Remembering Bookshop Queues: When the queue became like the people standing in it

I remember standing in a lot of queues. But bookshop queues was the first instance where I started to appreciate the art of selling books. It has been a long journey of finding the whole process unimaginative and pointless, to finally grasping what it is, which made it a sticky memory later on.

My parents ask a lot of questions, but I was never asked which school I’d like to go to. I was not expecting it from them either. The need to wrap notebooks with brown paper was always more important than knowing if a library would be available for a child in class I.

Books were the top priority in the month of March when money was allocated for various goods and services. Dinner time conversations would change to how we do not need name slips, do not need to buy new books for my brother, and that my brother needs to stop sulking at the remark of using my books.

My first encounter with a bookshop was at school. It was also known as a “stationery shop”. The world outside the bookshop seemed mechanical and boring. I could sleep waiting in those lines and sometimes I think I actually did!

As the frequency of my visits to bookshops increased, it became a matter which required planning, discussions, and time management. We developed strategies on how best to get to bookshops, to thwart crowds, collect the books in a jute bag, which was also used to buy vegetables, and more. My father would always have the best solution: “We will wake up early and reach the school early.”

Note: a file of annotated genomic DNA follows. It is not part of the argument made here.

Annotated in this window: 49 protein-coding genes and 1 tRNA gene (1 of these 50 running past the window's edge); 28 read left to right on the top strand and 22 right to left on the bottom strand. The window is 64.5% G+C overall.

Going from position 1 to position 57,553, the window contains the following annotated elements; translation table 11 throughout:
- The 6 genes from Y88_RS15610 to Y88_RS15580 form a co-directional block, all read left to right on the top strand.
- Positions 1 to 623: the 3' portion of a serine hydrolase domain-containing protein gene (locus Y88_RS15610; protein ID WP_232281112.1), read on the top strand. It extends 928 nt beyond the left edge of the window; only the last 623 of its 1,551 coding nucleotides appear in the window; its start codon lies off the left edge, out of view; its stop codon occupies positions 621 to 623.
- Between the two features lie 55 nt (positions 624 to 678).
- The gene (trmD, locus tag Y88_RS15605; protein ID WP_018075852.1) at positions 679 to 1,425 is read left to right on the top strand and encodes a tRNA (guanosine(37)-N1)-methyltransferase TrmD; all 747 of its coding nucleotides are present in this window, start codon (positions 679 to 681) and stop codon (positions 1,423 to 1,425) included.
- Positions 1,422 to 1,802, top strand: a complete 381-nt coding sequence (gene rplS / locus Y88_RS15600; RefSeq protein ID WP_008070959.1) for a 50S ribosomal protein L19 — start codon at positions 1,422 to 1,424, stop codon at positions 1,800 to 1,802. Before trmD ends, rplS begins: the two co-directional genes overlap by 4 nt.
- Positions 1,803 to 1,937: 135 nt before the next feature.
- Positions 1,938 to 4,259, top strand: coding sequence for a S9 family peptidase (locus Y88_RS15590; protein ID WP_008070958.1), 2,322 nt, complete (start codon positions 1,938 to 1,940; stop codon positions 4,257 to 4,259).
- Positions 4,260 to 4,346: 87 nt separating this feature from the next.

Once we reached the bookshop, it was all about noticing the eyes and hands. It began with the eyebrows or a gesture game. The bookshop uncle with an oval face and short white hair sprouting from the sides of his ear, would raise his eyebrows and I would have to tell him which class I had been promoted to. No questions asked. All answers given! When the shop was too crowded, all he would say was “haan?” — which meant a million questions, including what do you want; will it be notebooks; or maps and atlases; or is it going to be  books that are not available for which  you would have to come again.

At such bookshops, I saw what multi-tasking, parallel thinking, alternate attention, and even care were. With one hand, uncle would give us those books and with another, he would take the name-slips away.

Surely, there is labour when we deal with books. A set of muscles gets pulled into creating a memory for people like us who would come home to a new collection of NCERT books, Three Men in a Boat, Ali Baba and Chaalis Chor, a new Atlas and the smell of the freshly printed copies.

As much as a bookshop is about the books in it, what we tend to forget is the bookshop itself. What is a bookshop? Simply put, it is a shop where books are sold.